Customer Relationship Management (CRM) isn’t just about installing a new piece of kit and watching it magically solve all your business problems. Successful deployment of CRM focuses around communication, collaboration and competitiveness.
Customers today have high expectations as well as easy access to social tools to voice opinions or ask for company and product recommendations. While ensuring a positive customer interaction in person is still important to build loyalty, the experiences that customers receive online are just as critical, and even more imperative are the interactions customers have with other customers.
Organisations looking to steadily increase brand loyalty and sales are quickly realising that CRM can now offer a compelling option for companies that want a better connection with customers.
Indeed, CRM today is moving to the point of mass adoption and fast being integrated within business process management in many organisations providing in turn a 360 degree view of your customer base.
At the same time, customers are looking for more than on-demand versus on-premise capabilities in their CRM solutions. They want mobility, integration, increased interoperability capabilities and a solution which manages processes, not just transactions.
Simply put, CRM is a business strategy…it’s not technology.
At the basic level it is good contact management, but if you extend the concept of CRM into your business it can be much more than managing who you contact, how you contact and when you contact. It becomes the way you manage processes, from the way you sell your products or service a customer, to the way your run processes internally.
So we can’t think that utilising CRM in your business is just a case of installing a new piece of kit and watching it magically solve all your business problems. I see a successful deployment of CRM as focusing around three key things.
Think ‘more haste, led speed’. Now’s the time to identify and connect with key stakeholders and really think about your business issues – what are you trying to solve? For example, are you trying to improve efficiency or better understand your customers?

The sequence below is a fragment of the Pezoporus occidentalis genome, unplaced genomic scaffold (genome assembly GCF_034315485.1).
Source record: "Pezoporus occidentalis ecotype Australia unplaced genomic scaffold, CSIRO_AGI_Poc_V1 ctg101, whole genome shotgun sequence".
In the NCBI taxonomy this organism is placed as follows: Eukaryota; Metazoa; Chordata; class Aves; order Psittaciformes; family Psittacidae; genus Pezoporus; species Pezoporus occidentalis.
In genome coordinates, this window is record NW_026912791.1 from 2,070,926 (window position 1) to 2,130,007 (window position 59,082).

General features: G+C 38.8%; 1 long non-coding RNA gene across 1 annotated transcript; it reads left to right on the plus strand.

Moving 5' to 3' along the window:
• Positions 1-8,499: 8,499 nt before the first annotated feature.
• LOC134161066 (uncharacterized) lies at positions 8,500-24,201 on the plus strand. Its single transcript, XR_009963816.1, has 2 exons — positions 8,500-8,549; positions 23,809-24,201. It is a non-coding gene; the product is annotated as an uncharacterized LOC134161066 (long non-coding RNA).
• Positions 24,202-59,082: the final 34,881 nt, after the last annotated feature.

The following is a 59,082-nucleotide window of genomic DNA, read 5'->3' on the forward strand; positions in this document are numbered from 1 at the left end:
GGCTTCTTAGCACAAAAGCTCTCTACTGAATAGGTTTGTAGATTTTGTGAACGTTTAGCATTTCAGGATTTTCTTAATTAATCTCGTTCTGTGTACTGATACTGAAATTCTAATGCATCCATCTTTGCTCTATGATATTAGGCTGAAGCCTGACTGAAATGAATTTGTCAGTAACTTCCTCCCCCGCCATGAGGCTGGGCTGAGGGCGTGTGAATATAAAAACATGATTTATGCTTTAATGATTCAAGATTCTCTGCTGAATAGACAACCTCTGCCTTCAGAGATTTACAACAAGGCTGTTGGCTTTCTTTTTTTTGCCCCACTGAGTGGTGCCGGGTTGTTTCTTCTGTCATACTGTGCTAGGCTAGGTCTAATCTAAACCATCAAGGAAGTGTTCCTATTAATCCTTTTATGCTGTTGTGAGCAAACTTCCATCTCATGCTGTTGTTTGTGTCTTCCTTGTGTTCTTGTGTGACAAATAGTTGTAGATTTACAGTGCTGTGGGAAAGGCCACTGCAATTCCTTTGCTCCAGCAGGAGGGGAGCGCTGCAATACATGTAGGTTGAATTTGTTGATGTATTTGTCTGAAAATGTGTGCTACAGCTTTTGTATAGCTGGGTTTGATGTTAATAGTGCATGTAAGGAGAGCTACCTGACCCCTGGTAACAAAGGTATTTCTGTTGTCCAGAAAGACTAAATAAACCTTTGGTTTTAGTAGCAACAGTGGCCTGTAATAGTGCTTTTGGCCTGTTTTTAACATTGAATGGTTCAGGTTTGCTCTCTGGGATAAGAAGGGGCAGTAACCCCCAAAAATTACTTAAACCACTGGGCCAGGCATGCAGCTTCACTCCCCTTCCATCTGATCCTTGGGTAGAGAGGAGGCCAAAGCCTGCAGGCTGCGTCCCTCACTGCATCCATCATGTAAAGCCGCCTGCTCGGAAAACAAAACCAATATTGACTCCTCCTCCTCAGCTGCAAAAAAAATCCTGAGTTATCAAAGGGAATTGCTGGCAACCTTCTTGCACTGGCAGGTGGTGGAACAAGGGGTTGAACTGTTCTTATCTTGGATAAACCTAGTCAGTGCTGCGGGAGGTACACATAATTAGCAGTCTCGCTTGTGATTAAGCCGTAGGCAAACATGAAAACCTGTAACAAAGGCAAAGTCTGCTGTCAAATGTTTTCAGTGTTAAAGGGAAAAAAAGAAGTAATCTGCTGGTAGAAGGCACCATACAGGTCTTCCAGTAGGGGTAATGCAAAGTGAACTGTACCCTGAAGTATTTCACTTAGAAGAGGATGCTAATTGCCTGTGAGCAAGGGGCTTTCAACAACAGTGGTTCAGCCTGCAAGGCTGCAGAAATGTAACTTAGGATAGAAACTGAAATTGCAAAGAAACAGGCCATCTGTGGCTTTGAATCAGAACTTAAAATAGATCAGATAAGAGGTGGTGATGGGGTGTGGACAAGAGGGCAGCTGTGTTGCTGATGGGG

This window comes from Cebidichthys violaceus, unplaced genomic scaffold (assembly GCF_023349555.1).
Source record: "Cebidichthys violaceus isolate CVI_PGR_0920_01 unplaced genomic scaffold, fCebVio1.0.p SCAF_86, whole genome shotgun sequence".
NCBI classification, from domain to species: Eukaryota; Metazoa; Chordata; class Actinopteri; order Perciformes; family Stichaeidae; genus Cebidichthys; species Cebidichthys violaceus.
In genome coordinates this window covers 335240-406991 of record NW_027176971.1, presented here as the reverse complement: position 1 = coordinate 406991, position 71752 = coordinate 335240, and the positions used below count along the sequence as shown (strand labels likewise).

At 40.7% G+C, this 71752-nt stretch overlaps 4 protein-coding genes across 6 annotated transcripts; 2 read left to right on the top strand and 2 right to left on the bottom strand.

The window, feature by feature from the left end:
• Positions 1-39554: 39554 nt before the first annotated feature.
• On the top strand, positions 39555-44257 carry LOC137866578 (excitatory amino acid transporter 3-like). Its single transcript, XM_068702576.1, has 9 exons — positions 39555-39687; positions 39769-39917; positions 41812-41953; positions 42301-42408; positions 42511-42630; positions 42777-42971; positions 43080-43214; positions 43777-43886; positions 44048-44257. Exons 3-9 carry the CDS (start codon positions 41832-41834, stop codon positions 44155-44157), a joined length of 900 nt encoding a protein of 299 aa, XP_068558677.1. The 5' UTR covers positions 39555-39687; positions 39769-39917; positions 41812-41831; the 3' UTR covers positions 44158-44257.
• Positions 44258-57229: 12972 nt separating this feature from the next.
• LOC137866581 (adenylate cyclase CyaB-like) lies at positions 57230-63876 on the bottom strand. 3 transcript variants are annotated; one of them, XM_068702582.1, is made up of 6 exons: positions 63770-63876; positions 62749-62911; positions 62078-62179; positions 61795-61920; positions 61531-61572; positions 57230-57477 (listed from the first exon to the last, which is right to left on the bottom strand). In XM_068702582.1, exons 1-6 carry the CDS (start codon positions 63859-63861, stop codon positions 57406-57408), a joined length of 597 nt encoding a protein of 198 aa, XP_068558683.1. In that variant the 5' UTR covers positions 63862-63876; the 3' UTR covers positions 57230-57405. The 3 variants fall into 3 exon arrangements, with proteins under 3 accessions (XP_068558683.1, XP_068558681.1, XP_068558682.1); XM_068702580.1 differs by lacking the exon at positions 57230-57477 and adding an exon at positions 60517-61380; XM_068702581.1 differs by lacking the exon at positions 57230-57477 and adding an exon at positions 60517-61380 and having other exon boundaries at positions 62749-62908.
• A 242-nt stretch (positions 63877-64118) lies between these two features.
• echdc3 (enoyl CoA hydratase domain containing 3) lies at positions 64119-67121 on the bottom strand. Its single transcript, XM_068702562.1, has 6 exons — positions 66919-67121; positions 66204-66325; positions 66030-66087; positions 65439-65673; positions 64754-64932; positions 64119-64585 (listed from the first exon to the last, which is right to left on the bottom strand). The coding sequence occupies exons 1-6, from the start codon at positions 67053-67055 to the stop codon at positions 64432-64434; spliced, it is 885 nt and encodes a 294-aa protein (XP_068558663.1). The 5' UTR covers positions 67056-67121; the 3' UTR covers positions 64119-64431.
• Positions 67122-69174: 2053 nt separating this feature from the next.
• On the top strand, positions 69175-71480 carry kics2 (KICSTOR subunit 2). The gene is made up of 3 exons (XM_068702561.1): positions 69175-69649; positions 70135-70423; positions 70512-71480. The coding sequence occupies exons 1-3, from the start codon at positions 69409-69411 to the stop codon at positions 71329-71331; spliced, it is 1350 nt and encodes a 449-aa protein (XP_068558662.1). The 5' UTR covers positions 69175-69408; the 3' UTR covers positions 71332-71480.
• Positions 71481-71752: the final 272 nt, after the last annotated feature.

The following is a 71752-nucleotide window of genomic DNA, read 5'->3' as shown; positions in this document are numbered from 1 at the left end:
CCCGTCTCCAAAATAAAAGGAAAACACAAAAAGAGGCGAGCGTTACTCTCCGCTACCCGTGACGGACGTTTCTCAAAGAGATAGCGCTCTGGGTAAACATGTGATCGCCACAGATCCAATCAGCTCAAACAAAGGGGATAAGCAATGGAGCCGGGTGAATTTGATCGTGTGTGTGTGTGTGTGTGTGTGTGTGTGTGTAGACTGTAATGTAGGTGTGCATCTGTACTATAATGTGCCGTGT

Once you’ve recognised those challenges you can begin to think in terms of measurements and identifying targets. This helps you develop clear strategic objectives and understand where you want to be, essential to proving the return on investment from your CRM.
Interact with other areas of your business; you may discover things you’ve not thought of or get new ideas. Remember good collaboration can move CRM initiatives company-wide.
Enquiring outside of your department can help you recognise where you can link up processes to provide the best value for your customers and share knowledge.
Of course you must spend time understanding the capabilities of CRM software packages but you must spend more time thinking about your own business. What are your core competencies compared to your competitors? How can your CRM make that competency even better? CRM can, of course improve your marketing function or empower your sales force, but successful CRM could be a whole lot more.
Look long and hard at your products, your staff and particularly your processes. Where can you improve? Where can you add leverage? And can you use them as business drivers to make your CRM support you and go further?
Today’s uncertain economy isn’t going to last forever. But the strength of the relationships that a company builds with its customer will endure. To succeed, organisations must adopt a ‘win on customer relationship’ business strategy in which they recognise the need to provide a superior experience at each customer interaction point, whether it’s during a sales discussion, a targeted and timed marketing campaign or during a customer service interaction – the focus has to be on providing on enhanced customer relationships otherwise you risk sending your customers to the competition.